Students granted waivers for algebra
Approximately 100 seniors at South Tahoe High School were granted waivers from an algebra requirement that will be necessary for graduation next year.
The students were part of a group of 13,000 seniors who were granted clemency by the California State Board of Education for not passing algebra.
Barbara Davis, assistant superintendent for Lake Tahoe Unified School District, said the waivers for STHS included special education, transfer and regular students.
Juniors who will be seniors next year will not have the luxury of waivers. Those who do not pass algebra will not receive a diploma.
In addition, sophomores will have two years to pass the high exit exam to graduate in 2006.
Principal Marcia Kaster said two new math courses will be introduced next school year: senior algebra and a junior class regarding math on the high school exit exam.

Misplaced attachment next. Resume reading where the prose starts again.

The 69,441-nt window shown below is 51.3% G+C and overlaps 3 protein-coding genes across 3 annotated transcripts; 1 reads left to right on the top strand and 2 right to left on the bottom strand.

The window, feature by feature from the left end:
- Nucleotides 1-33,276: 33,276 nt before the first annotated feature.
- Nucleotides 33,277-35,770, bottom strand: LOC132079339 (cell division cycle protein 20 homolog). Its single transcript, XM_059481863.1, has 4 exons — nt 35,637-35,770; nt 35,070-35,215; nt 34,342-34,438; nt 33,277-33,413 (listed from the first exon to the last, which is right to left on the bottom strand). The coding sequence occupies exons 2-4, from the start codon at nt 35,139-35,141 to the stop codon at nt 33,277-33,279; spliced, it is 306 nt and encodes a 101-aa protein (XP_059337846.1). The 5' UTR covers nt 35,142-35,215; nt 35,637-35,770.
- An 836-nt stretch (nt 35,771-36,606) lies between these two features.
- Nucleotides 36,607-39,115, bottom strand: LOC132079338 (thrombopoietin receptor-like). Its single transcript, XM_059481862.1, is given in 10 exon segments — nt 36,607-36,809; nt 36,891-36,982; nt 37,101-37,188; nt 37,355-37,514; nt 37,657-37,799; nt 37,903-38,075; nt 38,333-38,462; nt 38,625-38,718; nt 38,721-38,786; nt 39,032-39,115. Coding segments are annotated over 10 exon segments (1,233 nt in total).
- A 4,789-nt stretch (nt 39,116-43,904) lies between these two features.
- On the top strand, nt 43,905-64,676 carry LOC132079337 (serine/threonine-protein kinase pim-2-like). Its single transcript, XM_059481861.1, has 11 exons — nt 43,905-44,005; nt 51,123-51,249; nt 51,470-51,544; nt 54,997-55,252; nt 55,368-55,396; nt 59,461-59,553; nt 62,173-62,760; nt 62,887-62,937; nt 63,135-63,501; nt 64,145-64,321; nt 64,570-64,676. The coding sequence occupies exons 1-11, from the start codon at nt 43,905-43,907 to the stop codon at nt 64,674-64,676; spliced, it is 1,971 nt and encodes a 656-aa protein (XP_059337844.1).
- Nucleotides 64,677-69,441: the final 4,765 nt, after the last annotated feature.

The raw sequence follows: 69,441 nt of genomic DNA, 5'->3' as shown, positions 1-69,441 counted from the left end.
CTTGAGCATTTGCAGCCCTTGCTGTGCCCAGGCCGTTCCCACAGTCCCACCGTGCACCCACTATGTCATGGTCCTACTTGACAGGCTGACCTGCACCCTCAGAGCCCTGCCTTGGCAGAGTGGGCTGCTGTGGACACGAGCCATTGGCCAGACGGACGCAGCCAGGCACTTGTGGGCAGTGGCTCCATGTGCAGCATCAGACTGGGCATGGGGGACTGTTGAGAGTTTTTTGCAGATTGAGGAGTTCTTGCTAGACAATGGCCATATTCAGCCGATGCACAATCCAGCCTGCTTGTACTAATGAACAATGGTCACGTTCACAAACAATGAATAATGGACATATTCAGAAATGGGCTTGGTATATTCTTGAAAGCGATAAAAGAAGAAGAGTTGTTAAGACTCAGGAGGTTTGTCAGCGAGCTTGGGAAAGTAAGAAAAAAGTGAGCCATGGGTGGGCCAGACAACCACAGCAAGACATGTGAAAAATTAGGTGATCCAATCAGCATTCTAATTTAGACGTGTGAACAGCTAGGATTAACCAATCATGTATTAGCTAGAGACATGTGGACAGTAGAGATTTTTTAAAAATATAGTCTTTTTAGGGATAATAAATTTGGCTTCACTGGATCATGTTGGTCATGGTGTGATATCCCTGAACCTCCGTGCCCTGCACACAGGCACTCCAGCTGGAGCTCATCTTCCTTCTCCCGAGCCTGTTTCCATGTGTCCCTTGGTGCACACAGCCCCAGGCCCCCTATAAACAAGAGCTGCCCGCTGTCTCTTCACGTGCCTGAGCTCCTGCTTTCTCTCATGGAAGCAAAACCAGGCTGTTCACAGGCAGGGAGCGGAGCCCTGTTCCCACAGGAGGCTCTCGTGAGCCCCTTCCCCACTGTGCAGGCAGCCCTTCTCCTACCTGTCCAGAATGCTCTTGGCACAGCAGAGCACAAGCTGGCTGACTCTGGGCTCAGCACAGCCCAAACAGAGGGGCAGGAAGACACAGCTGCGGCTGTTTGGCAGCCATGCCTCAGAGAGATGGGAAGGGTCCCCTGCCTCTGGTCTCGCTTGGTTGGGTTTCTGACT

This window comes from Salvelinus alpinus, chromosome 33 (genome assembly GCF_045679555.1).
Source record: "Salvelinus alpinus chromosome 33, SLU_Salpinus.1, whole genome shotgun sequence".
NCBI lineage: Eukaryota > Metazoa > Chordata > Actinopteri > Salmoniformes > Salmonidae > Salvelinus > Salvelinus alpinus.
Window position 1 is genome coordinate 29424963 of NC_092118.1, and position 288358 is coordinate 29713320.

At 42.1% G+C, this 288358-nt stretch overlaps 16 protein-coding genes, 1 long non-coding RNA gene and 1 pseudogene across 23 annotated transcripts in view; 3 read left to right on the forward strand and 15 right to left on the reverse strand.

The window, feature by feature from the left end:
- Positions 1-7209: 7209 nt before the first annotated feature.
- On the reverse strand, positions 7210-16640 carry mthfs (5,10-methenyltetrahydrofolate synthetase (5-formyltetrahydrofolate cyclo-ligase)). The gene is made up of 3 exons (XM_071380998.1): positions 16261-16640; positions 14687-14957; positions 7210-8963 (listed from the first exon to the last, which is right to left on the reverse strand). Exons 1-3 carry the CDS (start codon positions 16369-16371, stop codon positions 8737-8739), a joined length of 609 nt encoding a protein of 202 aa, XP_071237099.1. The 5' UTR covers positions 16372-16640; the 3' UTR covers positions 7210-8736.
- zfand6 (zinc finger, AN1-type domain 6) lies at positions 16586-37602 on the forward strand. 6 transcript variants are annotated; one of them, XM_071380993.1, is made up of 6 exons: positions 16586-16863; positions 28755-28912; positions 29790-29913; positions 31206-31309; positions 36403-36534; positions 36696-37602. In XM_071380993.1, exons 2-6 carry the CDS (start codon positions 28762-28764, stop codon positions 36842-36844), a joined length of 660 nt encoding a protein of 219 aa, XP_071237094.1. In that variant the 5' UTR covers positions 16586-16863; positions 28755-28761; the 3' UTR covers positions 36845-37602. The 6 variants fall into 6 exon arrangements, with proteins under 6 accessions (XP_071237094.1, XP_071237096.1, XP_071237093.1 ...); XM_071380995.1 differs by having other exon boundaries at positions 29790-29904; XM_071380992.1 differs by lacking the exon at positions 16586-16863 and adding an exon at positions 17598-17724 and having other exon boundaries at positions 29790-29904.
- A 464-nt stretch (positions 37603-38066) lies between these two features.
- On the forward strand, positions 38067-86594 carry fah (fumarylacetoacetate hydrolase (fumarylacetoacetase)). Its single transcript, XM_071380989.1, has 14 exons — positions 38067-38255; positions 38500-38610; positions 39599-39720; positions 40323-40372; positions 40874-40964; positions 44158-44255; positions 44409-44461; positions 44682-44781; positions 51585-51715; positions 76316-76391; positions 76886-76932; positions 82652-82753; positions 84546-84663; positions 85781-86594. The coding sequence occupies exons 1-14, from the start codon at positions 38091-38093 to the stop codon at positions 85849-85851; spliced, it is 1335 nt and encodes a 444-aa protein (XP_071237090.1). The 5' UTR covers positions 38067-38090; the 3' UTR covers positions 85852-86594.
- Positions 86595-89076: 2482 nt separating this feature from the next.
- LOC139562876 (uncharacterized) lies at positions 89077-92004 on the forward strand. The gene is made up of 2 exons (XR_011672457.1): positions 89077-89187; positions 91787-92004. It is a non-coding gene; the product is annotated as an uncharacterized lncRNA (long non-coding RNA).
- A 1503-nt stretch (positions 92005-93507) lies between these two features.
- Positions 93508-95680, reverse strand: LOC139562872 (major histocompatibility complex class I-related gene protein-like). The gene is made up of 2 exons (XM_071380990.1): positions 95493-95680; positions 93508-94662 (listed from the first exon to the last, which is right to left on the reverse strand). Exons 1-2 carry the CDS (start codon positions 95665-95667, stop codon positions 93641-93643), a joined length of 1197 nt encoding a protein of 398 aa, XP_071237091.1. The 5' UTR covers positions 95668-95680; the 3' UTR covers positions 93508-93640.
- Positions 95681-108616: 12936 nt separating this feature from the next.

A computer program is scheduled to be established next school year to help tutor students in math, Kaster added.
The classes and computer program are intended to help struggling students meet the upcoming requirements.
“The bar has been raised for all students and to be successful in today’s world they will need those skills … No longer can we accept students who squeak by,” Kaster said.
Completing a basic course of algebra was made a requirement by SB 1354, authored by state Sen. Charles Poochigian, R-Fresno, which was signed into law in 2000.
Roughly 50 percent of the 400 school districts in California applied for waivers.
“In the past year, California has delayed the day of reckoning for thousands of students who are either not being taught, or are not learning a basic math skill that the state has deemed necessary for a high school diploma,” Poochigian said in a Friday statement. “The goal of education is not to make people feel good, it is to stimulate students intellectually and prepare these students to be successful in a competitive 21st century work force.”
– E-mail William Ferchland at firstname.lastname@example.org.